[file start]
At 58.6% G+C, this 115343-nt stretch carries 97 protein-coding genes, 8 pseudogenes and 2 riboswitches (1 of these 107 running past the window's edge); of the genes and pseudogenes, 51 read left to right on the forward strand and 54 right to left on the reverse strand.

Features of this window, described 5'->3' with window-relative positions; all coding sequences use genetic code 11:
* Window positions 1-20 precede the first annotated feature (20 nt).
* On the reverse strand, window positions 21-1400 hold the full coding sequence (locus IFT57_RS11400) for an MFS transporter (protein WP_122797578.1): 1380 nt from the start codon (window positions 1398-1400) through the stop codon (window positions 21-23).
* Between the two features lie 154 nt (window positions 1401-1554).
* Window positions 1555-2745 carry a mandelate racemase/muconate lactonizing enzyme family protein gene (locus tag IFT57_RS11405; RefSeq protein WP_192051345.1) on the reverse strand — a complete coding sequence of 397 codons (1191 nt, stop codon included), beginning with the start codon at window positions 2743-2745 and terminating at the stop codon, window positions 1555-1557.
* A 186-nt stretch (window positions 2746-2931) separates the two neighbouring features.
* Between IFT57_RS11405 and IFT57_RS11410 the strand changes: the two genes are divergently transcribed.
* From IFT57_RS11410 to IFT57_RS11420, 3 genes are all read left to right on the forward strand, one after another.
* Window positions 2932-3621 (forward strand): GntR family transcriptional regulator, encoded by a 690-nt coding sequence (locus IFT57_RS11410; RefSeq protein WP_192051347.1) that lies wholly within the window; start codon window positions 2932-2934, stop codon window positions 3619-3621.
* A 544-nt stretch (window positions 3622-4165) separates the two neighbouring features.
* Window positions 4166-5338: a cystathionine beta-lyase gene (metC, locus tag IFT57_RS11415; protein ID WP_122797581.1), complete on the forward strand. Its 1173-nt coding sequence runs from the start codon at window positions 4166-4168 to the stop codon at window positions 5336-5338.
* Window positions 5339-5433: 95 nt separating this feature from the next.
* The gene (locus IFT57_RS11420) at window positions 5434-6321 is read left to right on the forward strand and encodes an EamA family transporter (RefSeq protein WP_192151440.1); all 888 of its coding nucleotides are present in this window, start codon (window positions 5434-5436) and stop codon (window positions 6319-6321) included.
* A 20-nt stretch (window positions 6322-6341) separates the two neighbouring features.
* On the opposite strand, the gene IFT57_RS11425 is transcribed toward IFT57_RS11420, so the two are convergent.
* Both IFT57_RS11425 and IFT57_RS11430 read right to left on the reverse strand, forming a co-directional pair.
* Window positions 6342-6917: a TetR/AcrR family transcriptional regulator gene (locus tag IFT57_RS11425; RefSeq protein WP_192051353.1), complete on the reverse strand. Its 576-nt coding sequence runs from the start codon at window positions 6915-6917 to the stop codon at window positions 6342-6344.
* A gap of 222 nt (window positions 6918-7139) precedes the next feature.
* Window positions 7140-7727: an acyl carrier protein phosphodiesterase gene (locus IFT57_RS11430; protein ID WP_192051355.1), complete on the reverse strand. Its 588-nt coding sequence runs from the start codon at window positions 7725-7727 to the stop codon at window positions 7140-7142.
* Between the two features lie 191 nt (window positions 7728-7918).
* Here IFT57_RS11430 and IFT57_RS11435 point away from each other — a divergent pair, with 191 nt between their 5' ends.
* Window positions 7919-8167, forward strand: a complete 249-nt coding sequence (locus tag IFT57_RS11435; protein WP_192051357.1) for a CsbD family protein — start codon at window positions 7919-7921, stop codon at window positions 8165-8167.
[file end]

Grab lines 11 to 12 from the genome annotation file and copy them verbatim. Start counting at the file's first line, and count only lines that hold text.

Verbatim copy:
* A 544-nt stretch (window positions 3622-4165) separates the two neighbouring features.
* Window positions 4166-5338: a cystathionine beta-lyase gene (metC, locus tag IFT57_RS11415; protein ID WP_122797581.1), complete on the forward strand. Its 1173-nt coding sequence runs from the start codon at window positions 4166-4168 to the stop codon at window positions 5336-5338.